The early weeks of the offseason have not been particularly eventful for the Twins. We've seen them connected to a few different pitchers and catchers in free agency, but like many other teams, they have been slow to act here in November. That's not unexpected; with the market going through a significant shift, both agents and team execs are still feeling things out.

Once a few major contracts are signed, we will likely begin to see the dominoes fall at a fairly rapid pace. I just wouldn't anticipate the Twins being one of the teams to set the standard.

We did see a few notable developments take place within the system on Tuesday, however.


The first was a report coming from Puerto Rico that prospect Eddie Rosario has tested positive for a banned substance and could face a 50-game suspension. Apparently the positive test resulted from some pills that the second baseman was taking to treat an arm injury.

If true, this is obviously horrible news. Rosario is one of the organization's brightest prospects (he ranked No. 7 on Twins Daily's list in the spring) and being forced to sit out 50 games is extremely rough for a young kid who was rising quickly through the system and still adapting to a new position.

The bright side is that Brian Dozier has firmly established himself at second base and was going to be locked in for at least the first half of the 2014 season regardless, so there was never any rush to get Rosario into the majors. If anything, this gives the club more time to see what they have in Dozier while Rosario serves his suspension and acclimates in the latter part of the season.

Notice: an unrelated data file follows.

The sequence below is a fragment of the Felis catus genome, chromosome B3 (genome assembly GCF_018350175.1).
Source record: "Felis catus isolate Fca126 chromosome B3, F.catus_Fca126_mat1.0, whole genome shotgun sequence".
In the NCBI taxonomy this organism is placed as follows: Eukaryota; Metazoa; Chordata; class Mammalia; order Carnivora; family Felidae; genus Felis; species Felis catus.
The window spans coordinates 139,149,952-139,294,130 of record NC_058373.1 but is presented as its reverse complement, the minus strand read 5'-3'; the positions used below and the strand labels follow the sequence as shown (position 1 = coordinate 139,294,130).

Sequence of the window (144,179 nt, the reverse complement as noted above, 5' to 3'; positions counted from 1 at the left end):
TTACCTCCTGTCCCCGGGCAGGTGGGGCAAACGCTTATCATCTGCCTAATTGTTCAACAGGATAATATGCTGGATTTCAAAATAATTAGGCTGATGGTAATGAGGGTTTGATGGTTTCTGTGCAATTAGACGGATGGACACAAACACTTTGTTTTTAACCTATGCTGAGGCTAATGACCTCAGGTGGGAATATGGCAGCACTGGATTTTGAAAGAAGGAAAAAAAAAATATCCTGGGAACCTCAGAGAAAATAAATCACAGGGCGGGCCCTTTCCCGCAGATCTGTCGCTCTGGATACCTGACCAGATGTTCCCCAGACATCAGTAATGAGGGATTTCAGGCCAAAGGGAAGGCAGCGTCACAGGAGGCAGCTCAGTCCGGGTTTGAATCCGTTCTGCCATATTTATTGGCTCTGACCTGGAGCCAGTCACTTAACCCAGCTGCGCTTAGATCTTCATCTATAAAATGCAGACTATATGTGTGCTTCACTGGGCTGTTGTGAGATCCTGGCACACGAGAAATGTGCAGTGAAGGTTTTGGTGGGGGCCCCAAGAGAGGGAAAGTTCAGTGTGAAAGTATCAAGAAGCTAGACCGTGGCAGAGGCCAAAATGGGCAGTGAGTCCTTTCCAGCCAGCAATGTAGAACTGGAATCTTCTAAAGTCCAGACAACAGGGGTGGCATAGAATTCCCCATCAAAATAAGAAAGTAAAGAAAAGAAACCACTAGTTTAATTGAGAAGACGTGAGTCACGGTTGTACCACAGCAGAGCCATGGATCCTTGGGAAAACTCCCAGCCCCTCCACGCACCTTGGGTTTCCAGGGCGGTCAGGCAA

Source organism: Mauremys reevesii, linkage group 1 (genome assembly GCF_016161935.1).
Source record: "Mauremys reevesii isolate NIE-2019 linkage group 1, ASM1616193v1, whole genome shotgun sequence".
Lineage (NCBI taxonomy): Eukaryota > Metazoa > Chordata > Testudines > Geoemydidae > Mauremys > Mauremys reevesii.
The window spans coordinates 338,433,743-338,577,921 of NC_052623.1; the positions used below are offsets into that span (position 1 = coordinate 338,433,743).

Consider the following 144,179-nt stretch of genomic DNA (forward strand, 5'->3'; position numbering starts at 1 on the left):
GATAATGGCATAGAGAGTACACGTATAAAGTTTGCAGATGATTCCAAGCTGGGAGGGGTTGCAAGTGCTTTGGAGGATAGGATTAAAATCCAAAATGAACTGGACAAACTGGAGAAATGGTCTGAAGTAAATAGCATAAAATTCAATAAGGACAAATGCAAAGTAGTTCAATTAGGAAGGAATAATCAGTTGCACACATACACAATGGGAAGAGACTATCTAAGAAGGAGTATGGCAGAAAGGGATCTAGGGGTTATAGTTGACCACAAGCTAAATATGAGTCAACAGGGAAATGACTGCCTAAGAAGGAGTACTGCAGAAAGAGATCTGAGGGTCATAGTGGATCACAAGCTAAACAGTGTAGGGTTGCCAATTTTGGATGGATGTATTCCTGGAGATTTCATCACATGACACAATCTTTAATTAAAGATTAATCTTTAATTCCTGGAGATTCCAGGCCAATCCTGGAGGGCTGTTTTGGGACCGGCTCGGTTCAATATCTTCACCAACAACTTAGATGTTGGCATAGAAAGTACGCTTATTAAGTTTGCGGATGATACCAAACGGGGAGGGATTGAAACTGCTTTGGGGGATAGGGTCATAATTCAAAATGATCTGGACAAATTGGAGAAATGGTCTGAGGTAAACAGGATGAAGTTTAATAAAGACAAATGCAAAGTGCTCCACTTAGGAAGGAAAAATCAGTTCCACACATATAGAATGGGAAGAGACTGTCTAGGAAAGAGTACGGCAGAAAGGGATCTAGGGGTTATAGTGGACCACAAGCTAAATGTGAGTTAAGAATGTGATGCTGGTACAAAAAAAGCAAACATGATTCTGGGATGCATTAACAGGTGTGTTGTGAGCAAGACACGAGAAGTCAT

What makes this hurt is that, from my perspective, Rosario was the best trade chip in the organization -- a standout talent at a valuable position coming off a fantastic minor-league season in which he advanced to the high levels. I'm not fully sold on Dozier but I believe in him enough to think that moving his potential successor in the right deal would be worth the risk.

I'm also personally a bit lower than some on Rosario as a prospect, because although his production has been undeniably impressive I don't see his all-around skill set making him a real safe bet to succeed in the majors. He struck me as a sell-high guy who might have been flipped for maximum value this offseason, or else moved around the deadline next year if he managed to do some damage in Triple-A. Now that's all out the window, assuming the report is true.

Later in the day, the Twins announced that they had traded Duke Welker, the reliever received alongside outfielder Alex Presley from the Pirates in exchange for Justin Morneau, back to Pittsburgh. The return is 29-year-old lefty starter Kris Johnson, who performed well at Triple-A in 2013 but has had a decidedly unexceptional career, spent almost entirely in the minors.

Terry Ryan stated that the impetus for the move was a desire to swap a potential reliever for a potential starter, which makes sense for depth reasons, but Johnson seems like an even greater long shot than Welker to make an impact in the majors. Perhaps the Twins were emboldened by the Andrew Albers surprise, since Johnson is similarly a late-20s journeyman who found his way back into affiliated baseball after spending time in an independent league a couple years ago, but it's tough to find much to like here. He looks like Triple-A filler.

Not that there's anything wrong with that. But fans are already getting antsy to see some meaningful activity on the starting pitching front. And for now, they're still waiting.